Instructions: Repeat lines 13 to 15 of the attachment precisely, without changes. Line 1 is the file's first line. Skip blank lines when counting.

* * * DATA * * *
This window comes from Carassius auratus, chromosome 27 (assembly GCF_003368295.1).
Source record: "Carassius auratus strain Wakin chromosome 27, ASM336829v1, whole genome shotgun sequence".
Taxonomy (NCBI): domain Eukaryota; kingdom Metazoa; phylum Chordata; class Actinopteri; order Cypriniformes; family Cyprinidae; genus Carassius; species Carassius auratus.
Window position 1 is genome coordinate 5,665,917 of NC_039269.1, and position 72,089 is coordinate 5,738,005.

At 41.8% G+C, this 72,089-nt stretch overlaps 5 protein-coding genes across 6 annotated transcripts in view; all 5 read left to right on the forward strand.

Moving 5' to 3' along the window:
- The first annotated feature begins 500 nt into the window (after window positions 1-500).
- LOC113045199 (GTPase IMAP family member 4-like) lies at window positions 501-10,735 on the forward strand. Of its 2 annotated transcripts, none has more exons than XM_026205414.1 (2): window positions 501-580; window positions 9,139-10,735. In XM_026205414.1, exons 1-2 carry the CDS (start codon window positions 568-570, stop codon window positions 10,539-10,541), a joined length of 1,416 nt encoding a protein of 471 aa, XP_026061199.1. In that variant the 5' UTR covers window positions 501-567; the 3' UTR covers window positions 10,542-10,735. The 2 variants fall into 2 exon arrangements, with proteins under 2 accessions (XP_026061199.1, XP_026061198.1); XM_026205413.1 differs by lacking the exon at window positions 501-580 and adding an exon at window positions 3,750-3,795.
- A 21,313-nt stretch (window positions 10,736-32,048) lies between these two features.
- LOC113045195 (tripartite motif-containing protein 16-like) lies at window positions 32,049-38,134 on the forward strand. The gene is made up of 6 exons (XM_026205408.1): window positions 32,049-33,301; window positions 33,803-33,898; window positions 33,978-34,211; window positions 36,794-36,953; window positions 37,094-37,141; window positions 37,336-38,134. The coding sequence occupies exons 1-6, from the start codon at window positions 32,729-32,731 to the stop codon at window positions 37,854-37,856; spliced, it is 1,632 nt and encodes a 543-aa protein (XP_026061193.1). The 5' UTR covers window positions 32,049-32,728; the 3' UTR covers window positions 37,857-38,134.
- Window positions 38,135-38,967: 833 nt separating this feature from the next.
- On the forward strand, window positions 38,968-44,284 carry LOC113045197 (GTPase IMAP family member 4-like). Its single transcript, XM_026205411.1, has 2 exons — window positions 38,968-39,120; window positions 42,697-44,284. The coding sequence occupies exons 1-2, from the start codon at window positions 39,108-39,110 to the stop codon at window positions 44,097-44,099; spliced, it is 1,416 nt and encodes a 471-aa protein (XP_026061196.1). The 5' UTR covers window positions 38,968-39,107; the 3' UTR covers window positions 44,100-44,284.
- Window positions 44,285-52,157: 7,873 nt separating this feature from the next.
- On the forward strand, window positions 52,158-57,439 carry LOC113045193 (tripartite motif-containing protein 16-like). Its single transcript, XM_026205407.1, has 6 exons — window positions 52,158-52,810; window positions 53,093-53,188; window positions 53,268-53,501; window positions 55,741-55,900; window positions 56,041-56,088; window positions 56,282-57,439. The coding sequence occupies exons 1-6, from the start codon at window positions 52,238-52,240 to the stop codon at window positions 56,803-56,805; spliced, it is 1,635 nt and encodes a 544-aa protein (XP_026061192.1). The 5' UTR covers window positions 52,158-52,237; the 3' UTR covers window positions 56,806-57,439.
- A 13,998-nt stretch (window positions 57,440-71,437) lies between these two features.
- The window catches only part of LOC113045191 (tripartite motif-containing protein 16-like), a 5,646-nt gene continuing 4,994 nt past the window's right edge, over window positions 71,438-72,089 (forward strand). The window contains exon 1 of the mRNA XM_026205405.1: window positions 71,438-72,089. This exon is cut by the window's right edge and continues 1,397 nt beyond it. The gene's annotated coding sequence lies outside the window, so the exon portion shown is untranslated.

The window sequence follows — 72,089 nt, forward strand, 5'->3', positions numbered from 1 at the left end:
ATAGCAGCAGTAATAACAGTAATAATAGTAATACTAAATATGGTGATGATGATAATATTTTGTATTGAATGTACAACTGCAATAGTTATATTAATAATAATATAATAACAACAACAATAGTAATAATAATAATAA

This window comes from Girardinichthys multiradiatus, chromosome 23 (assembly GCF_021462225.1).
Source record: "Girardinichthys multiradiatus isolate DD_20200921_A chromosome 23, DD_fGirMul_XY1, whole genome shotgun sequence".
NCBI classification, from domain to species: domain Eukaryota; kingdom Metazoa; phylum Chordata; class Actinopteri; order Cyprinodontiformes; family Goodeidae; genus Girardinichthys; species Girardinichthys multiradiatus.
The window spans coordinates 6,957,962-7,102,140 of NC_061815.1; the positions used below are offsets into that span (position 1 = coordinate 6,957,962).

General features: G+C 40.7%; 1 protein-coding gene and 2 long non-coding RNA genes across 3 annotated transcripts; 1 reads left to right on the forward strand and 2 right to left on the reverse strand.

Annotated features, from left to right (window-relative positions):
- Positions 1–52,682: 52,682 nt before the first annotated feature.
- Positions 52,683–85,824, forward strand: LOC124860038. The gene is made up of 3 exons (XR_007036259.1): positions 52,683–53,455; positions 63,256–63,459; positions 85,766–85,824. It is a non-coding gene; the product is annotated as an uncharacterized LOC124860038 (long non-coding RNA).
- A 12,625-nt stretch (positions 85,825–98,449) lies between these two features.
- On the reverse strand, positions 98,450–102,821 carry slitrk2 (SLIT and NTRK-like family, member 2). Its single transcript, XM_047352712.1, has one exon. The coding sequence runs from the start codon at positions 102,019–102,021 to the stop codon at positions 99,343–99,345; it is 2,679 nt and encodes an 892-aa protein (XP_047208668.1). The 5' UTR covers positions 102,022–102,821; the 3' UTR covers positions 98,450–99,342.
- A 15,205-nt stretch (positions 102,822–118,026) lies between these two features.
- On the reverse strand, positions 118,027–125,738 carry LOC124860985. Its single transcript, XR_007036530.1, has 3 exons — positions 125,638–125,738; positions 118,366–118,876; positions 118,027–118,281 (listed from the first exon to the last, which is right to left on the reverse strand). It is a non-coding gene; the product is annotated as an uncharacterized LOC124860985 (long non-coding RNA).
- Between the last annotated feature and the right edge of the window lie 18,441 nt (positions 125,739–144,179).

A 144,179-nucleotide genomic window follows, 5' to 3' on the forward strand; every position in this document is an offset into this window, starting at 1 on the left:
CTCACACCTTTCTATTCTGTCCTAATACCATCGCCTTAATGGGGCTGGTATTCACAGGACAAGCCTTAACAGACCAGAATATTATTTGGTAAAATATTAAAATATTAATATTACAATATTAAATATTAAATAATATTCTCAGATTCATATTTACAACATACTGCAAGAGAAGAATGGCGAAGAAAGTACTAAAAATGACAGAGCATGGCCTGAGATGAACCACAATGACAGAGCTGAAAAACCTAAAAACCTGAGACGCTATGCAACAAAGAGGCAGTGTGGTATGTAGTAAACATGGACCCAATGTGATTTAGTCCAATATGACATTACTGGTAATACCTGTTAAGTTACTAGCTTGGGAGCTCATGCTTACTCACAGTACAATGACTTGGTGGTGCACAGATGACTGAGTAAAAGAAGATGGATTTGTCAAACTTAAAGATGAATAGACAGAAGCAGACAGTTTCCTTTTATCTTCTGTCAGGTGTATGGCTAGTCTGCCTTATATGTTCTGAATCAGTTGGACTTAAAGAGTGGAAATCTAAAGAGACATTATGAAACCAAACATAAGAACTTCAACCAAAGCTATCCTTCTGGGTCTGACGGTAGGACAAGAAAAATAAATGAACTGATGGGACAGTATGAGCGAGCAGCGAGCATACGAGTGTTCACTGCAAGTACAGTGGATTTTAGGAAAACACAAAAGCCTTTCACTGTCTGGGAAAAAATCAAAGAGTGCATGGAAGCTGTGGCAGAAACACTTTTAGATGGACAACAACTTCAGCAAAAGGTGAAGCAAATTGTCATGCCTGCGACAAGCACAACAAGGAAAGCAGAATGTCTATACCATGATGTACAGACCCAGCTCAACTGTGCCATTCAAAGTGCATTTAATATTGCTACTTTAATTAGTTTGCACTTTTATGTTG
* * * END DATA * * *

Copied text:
- Window positions 44,285-52,157: 7,873 nt separating this feature from the next.
- On the forward strand, window positions 52,158-57,439 carry LOC113045193 (tripartite motif-containing protein 16-like). Its single transcript, XM_026205407.1, has 6 exons — window positions 52,158-52,810; window positions 53,093-53,188; window positions 53,268-53,501; window positions 55,741-55,900; window positions 56,041-56,088; window positions 56,282-57,439. The coding sequence occupies exons 1-6, from the start codon at window positions 52,238-52,240 to the stop codon at window positions 56,803-56,805; spliced, it is 1,635 nt and encodes a 544-aa protein (XP_026061192.1). The 5' UTR covers window positions 52,158-52,237; the 3' UTR covers window positions 56,806-57,439.
- A 13,998-nt stretch (window positions 57,440-71,437) lies between these two features.